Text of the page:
I first started blogging when I was 30 years old.
I had no prior experience or knowledge of SEO.
It was my first time building a website.
I still remember the anxiety I felt after I started.
“How embarrassing is it that I have a blog.”
Not long before I started this journey, even I thought blogging was lame.
In my mind, blogs were just public journals where people shared what they ate for dinner the night before.
If that was my impression of blogging, what would my friends and family think of it?
The topic I chose to write about was also kind of lame.
“Why hadn’t I picked something cooler to write about?”
“What if my writing sucks?”
“How will I explain to everyone what I’m even doing, or why I’m doing it?”…
“No you see, I’m not writing this article because I want to necessarily, I’m writing it because this particular keyword gets searched a lot in Google each month and if I can rank for it people will come to this page and then I can monetize the page in the future with display ads that earn about 40-50 dollars per 1000 visitors.”
“What if I do all this work and spend all this time and still fail?”
All of these thoughts/fears/worries, while silly in hindsight, where very real to me back then.
I actually believed that friends and family might find and read my blog, and then judge me for it.
Turns out, I didn’t have to worry about anyone in the world reading any of my content for the first 180 days.
But worries aside, I got hooked on learning something new.
Even the little things were challenging early on.
Hell, connecting my domain name to my host felt like an adventure.
I loved going from one day to the next, solving problems.
Continuously moving the ball forward – even if it was only a little bit.
Now, 3 years later, that blog has been one of the most successful, and professionally fulfilling things I’ve done to date.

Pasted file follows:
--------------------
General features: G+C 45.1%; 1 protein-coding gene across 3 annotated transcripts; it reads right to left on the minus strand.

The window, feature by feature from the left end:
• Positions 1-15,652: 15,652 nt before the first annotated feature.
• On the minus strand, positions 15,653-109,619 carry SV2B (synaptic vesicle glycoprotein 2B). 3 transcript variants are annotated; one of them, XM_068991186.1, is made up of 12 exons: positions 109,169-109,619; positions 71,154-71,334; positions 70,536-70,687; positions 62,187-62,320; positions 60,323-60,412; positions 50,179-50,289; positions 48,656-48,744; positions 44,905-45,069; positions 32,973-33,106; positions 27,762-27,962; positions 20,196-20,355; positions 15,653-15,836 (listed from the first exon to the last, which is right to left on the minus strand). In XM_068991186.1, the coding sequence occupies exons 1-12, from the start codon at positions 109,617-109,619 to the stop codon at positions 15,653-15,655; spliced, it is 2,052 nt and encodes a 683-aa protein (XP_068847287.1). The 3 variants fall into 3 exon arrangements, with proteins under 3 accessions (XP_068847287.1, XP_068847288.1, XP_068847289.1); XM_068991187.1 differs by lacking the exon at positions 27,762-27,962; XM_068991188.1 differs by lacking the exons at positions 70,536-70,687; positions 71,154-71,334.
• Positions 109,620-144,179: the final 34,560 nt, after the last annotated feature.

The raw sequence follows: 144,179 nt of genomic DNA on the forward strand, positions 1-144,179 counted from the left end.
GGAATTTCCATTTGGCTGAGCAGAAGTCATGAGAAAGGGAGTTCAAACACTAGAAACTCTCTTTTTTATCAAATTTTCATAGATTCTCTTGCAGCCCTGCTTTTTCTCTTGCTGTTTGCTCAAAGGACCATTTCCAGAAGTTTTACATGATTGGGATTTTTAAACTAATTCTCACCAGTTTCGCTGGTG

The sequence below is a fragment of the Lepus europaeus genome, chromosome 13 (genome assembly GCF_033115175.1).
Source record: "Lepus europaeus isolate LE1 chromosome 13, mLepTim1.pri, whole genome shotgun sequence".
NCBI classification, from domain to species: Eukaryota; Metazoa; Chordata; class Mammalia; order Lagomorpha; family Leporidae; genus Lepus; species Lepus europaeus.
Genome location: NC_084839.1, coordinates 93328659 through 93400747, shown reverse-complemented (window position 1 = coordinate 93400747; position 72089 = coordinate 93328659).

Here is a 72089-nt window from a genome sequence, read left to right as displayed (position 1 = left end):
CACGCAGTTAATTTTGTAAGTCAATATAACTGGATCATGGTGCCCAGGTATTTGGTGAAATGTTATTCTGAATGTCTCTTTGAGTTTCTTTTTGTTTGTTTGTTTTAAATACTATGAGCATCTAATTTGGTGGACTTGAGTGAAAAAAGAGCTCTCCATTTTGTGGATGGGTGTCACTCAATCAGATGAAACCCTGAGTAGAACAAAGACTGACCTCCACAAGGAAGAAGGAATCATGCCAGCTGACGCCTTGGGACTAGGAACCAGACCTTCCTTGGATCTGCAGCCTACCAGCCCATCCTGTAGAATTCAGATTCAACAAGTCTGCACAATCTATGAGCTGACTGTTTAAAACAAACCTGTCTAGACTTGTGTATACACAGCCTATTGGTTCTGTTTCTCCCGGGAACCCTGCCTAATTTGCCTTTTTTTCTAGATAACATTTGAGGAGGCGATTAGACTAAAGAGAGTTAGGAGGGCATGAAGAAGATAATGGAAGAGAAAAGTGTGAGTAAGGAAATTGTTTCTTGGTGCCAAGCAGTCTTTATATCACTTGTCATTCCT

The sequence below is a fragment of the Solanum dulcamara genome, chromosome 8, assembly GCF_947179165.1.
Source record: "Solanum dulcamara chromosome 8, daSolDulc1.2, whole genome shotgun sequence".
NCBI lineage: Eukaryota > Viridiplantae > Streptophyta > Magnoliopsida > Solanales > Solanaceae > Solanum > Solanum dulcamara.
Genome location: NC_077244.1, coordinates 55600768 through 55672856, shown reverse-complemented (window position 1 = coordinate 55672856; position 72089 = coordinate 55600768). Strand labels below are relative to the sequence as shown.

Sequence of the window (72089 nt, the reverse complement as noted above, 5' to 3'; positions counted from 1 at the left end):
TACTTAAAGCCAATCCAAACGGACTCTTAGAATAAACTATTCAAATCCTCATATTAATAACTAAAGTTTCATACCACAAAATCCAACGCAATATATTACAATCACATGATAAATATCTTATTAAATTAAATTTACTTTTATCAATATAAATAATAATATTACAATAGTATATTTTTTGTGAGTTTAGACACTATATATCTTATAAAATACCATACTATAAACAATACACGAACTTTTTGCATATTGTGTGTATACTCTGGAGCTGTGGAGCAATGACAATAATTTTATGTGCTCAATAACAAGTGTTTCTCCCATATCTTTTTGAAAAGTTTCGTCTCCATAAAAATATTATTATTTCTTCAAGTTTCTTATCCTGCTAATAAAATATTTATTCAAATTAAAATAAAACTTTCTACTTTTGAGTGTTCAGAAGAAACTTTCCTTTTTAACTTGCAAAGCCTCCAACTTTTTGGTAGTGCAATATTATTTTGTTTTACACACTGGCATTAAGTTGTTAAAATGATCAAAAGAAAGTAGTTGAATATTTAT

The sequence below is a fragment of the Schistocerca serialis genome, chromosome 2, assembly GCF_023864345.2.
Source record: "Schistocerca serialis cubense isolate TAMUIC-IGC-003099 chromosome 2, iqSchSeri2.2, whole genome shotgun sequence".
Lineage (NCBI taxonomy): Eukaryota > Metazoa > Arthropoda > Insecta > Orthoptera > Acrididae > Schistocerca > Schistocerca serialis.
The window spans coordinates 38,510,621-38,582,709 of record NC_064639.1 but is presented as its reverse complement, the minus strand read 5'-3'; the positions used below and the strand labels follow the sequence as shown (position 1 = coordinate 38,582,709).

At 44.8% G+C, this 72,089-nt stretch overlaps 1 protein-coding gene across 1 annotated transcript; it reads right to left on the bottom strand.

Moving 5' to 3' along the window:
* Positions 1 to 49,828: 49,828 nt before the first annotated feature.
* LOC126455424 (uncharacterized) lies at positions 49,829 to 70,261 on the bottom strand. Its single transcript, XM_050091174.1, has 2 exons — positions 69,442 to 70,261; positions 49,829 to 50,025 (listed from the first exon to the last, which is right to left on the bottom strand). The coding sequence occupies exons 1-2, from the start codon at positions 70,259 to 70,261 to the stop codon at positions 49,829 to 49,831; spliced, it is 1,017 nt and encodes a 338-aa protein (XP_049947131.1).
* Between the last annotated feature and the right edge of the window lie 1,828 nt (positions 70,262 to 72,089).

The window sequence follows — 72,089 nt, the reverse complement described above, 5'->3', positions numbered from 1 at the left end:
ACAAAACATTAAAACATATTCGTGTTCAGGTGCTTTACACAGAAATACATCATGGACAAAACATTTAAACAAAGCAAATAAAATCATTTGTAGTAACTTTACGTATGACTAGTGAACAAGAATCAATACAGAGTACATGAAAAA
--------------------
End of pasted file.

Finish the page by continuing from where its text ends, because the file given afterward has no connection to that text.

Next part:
It’s opened up lots of different doors and opportunities for me.
I see a future that never would have existed had I not started that blog.
And I owe all of it to being open, and willing to try something new – other people’s judgement and opinions be damned.
So now, when I see people giving someone sh*t who is trying something new and in the process of learning, I have a visceral reaction to it.
Even if that somebody is a Billionaire.
Even if that somebody is Mark Zuckerberg.
I think it’s fair to say Zuck is pretty universally unpopular at this point.
He’s borderline hated.
And obviously Mark doesn’t need me sticking up for him. Or anyone else for that matter.
He’s worth 85 Billion dollars.
He’ll be just fine.
But for a moment, put aside how you might feel about him, and his business.
This isn’t really about Mark.
This is about being willing to try new things.
Putting yourself out there, not knowing what the outcome will be.
Sill learning and growing, even as you get older.
Even after you’ve already made say, 85 Billion dollars.
In the interaction above, an account posted a video of Mark “winning gold” at a Jiu Jitsu tournament.
And an anonymous commenter replied he’s sure Mark tried hiding the video, and that he should be embarrassed.
Mark started learning and practicing Jiu Jitsu for the first time during the pandemic, just a few years ago.
He’s still new to the sport.
Yes, the video is a bit awkward.
And ya, it’s pretty clear that he’s a white belt novice.
But that’s not something to be “embarrassed” about.
And I’m certain Mark isn’t.
Because Mark knows what all winners know.
Growth happens outside of comfort.
Nobody who wins big, does so comfortably.
Winners force themselves into the uncomfortable situations.
They push themselves to learn and try new things.
And they’re perfectly OK risking looking “silly”, or even “stupid” in the process.
In many ways, they don’t actually give a sh*t what other people think at all.
Ultimately their goal is to become comfortable, in these uncomfortable situations.
That’s something I really admire about Mark.
Even if there’s a lot of other stuff I don’t.
Selfishly, I wrote this as a reminder to myself.
A reminder to keep learning.
To keep pushing.
And to care what other people think just a little bit less.
Enjoy the weekend.
Back to our regularly scheduled programming next week.
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